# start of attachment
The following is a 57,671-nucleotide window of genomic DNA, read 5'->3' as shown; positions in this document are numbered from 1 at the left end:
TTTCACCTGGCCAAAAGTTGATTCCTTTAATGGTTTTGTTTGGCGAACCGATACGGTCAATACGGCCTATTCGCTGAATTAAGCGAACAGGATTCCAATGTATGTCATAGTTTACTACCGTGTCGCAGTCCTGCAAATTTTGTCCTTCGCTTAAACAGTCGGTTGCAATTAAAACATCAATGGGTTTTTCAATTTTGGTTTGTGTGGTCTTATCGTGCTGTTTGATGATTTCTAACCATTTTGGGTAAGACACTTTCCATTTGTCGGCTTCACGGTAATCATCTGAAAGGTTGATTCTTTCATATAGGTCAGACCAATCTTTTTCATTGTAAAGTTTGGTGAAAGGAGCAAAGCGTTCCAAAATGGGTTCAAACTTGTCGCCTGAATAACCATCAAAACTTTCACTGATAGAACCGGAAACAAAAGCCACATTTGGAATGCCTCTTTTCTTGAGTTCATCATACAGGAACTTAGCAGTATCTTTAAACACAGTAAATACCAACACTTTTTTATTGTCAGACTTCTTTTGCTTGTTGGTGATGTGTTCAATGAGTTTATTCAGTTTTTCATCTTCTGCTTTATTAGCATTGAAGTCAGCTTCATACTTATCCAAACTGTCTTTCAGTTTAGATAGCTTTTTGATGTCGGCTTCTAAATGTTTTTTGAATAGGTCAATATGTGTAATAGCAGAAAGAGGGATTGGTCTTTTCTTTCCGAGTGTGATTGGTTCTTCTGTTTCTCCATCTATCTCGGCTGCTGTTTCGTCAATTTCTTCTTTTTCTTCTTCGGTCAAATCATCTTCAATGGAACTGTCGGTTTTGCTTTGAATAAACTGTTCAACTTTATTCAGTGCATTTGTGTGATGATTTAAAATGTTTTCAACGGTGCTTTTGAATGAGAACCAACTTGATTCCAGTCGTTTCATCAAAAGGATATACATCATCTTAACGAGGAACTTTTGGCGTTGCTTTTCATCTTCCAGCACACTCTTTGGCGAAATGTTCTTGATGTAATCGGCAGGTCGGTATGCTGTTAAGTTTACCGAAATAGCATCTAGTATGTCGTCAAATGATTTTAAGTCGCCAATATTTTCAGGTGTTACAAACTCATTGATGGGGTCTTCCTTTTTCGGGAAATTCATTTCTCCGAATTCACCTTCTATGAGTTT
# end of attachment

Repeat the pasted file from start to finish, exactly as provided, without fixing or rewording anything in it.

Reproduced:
The following is a 57,671-nucleotide window of genomic DNA, read 5'->3' as shown; positions in this document are numbered from 1 at the left end:
TTTCACCTGGCCAAAAGTTGATTCCTTTAATGGTTTTGTTTGGCGAACCGATACGGTCAATACGGCCTATTCGCTGAATTAAGCGAACAGGATTCCAATGTATGTCATAGTTTACTACCGTGTCGCAGTCCTGCAAATTTTGTCCTTCGCTTAAACAGTCGGTTGCAATTAAAACATCAATGGGTTTTTCAATTTTGGTTTGTGTGGTCTTATCGTGCTGTTTGATGATTTCTAACCATTTTGGGTAAGACACTTTCCATTTGTCGGCTTCACGGTAATCATCTGAAAGGTTGATTCTTTCATATAGGTCAGACCAATCTTTTTCATTGTAAAGTTTGGTGAAAGGAGCAAAGCGTTCCAAAATGGGTTCAAACTTGTCGCCTGAATAACCATCAAAACTTTCACTGATAGAACCGGAAACAAAAGCCACATTTGGAATGCCTCTTTTCTTGAGTTCATCATACAGGAACTTAGCAGTATCTTTAAACACAGTAAATACCAACACTTTTTTATTGTCAGACTTCTTTTGCTTGTTGGTGATGTGTTCAATGAGTTTATTCAGTTTTTCATCTTCTGCTTTATTAGCATTGAAGTCAGCTTCATACTTATCCAAACTGTCTTTCAGTTTAGATAGCTTTTTGATGTCGGCTTCTAAATGTTTTTTGAATAGGTCAATATGTGTAATAGCAGAAAGAGGGATTGGTCTTTTCTTTCCGAGTGTGATTGGTTCTTCTGTTTCTCCATCTATCTCGGCTGCTGTTTCGTCAATTTCTTCTTTTTCTTCTTCGGTCAAATCATCTTCAATGGAACTGTCGGTTTTGCTTTGAATAAACTGTTCAACTTTATTCAGTGCATTTGTGTGATGATTTAAAATGTTTTCAACGGTGCTTTTGAATGAGAACCAACTTGATTCCAGTCGTTTCATCAAAAGGATATACATCATCTTAACGAGGAACTTTTGGCGTTGCTTTTCATCTTCCAGCACACTCTTTGGCGAAATGTTCTTGATGTAATCGGCAGGTCGGTATGCTGTTAAGTTTACCGAAATAGCATCTAGTATGTCGTCAAATGATTTTAAGTCGCCAATATTTTCAGGTGTTACAAACTCATTGATGGGGTCTTCCTTTTTCGGGAAATTCATTTCTCCGAATTCACCTTCTATGAGTTT